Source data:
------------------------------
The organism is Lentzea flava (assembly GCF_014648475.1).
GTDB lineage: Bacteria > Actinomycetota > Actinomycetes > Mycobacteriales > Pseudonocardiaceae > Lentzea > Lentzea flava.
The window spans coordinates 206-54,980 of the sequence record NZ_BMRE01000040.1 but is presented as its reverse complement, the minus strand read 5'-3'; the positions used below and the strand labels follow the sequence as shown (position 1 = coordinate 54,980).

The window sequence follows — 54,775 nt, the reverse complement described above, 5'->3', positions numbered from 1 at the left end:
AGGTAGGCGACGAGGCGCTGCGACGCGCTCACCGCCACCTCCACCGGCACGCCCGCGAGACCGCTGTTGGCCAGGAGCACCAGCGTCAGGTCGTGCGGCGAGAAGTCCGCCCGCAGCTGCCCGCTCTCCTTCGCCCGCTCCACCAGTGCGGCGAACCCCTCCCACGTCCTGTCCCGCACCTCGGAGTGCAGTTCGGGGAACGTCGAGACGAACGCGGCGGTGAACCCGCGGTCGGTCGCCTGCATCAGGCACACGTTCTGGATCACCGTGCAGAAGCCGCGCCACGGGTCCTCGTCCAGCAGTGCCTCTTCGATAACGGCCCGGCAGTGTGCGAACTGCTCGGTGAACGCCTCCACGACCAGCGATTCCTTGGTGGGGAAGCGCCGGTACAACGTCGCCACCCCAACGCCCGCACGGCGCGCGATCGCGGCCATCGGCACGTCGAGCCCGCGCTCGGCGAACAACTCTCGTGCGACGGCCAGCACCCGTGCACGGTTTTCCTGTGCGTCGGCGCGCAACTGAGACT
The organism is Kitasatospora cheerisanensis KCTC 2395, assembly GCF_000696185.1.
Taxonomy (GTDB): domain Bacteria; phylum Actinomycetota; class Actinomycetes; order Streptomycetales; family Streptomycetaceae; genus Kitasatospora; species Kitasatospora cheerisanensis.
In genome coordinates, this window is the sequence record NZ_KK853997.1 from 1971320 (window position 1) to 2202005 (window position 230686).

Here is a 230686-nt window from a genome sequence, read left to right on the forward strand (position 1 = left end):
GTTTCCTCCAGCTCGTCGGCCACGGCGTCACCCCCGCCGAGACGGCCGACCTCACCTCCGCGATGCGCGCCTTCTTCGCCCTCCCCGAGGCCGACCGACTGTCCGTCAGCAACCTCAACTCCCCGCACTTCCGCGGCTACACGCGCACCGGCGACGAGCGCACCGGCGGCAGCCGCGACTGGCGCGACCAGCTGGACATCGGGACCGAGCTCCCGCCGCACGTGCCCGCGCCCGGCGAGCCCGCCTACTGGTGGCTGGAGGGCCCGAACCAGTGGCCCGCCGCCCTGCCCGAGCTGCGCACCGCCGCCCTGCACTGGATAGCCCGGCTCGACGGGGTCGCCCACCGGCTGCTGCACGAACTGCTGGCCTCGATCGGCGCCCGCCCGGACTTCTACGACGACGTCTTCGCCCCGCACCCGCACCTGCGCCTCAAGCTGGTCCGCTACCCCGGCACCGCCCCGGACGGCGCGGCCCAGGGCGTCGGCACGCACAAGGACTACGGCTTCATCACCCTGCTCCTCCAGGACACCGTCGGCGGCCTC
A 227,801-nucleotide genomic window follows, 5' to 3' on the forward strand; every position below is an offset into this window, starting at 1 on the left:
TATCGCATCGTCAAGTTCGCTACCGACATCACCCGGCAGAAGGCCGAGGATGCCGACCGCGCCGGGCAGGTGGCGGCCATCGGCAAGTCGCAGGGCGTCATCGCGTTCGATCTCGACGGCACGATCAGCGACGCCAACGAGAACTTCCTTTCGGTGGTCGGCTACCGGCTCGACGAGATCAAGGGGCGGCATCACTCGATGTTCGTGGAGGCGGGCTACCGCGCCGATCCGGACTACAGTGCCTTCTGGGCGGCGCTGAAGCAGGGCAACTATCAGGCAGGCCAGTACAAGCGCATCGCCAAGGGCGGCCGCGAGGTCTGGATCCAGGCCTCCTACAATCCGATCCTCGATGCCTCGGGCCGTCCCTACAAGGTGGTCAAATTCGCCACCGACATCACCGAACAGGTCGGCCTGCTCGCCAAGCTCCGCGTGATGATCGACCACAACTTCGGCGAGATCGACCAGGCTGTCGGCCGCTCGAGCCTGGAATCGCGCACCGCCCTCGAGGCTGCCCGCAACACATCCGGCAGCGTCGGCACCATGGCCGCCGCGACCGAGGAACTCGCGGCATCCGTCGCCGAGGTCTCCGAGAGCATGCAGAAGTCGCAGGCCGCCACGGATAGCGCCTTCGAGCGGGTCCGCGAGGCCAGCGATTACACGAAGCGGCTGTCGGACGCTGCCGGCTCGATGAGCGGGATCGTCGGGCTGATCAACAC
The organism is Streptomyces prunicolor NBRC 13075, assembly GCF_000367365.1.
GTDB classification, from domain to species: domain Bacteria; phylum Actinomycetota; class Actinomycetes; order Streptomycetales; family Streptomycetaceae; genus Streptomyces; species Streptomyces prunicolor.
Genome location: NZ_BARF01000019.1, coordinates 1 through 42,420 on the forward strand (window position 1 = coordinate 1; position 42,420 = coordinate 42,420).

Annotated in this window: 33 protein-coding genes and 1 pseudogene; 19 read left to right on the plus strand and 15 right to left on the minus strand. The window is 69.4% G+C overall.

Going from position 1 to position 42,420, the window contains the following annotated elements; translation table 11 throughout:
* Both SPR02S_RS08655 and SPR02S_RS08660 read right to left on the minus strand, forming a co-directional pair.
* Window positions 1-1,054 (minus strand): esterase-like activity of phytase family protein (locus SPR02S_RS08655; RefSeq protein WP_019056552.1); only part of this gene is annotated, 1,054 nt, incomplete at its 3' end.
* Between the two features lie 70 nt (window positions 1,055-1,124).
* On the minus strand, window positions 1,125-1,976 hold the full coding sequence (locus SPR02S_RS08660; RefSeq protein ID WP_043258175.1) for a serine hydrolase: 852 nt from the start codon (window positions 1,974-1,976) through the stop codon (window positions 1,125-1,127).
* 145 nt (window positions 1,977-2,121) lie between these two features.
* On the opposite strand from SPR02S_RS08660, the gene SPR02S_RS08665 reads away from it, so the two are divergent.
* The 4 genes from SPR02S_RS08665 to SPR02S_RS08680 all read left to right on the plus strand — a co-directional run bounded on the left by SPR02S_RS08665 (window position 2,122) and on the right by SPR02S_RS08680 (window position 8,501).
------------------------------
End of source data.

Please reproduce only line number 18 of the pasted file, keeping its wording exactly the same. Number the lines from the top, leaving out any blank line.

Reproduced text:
* Both SPR02S_RS08655 and SPR02S_RS08660 read right to left on the minus strand, forming a co-directional pair.